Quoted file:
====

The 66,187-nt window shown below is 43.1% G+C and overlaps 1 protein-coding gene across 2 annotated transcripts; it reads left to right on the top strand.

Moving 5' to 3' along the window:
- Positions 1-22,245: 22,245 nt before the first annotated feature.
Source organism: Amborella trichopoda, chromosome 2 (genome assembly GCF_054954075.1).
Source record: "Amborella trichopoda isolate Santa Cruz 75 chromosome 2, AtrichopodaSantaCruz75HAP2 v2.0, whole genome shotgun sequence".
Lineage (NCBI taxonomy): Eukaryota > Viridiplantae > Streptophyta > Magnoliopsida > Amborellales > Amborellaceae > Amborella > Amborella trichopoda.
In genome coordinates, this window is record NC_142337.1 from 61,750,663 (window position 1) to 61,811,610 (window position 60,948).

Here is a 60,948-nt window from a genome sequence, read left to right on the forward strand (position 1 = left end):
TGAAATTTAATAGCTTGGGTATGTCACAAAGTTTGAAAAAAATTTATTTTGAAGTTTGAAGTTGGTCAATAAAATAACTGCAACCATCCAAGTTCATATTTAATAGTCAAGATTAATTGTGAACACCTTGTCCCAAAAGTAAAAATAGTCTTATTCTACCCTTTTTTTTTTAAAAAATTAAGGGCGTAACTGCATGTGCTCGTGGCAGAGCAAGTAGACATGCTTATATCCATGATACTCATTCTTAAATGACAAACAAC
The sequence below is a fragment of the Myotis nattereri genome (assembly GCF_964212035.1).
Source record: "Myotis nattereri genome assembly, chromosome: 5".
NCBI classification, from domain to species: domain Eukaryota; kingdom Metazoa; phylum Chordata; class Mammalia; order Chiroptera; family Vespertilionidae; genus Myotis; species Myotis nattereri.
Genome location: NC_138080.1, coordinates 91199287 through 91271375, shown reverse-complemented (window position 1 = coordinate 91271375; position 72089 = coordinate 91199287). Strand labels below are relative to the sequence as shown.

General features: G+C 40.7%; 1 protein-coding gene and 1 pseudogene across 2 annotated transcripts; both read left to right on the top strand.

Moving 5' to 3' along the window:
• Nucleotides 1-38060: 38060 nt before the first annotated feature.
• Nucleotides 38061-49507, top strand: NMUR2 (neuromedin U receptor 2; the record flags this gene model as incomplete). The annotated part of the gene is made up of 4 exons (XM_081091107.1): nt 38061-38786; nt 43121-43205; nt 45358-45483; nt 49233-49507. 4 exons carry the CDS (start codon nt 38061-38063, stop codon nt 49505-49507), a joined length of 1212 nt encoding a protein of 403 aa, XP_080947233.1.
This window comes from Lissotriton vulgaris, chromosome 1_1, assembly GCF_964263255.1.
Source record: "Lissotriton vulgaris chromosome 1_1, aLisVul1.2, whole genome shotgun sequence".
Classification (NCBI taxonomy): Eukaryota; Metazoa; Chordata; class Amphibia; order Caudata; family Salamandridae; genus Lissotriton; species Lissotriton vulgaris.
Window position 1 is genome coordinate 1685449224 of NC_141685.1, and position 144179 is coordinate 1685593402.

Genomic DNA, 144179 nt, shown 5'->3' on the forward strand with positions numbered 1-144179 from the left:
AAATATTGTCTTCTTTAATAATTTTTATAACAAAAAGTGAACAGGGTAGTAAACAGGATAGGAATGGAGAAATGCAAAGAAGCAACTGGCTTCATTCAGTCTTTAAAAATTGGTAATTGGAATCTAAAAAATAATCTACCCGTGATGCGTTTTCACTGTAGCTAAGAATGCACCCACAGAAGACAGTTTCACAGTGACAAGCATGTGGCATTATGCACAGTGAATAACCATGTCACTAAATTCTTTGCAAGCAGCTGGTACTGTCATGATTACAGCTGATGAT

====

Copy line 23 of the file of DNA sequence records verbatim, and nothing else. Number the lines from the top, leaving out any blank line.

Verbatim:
AAATATTGTCTTCTTTAATAATTTTTATAACAAAAAGTGAACAGGGTAGTAAACAGGATAGGAATGGAGAAATGCAAAGAAGCAACTGGCTTCATTCAGTCTTTAAAAATTGGTAATTGGAATCTAAAAAATAATCTACCCGTGATGCGTTTTCACTGTAGCTAAGAATGCACCCACAGAAGACAGTTTCACAGTGACAAGCATGTGGCATTATGCACAGTGAATAACCATGTCACTAAATTCTTTGCAAGCAGCTGGTACTGTCATGATTACAGCTGATGAT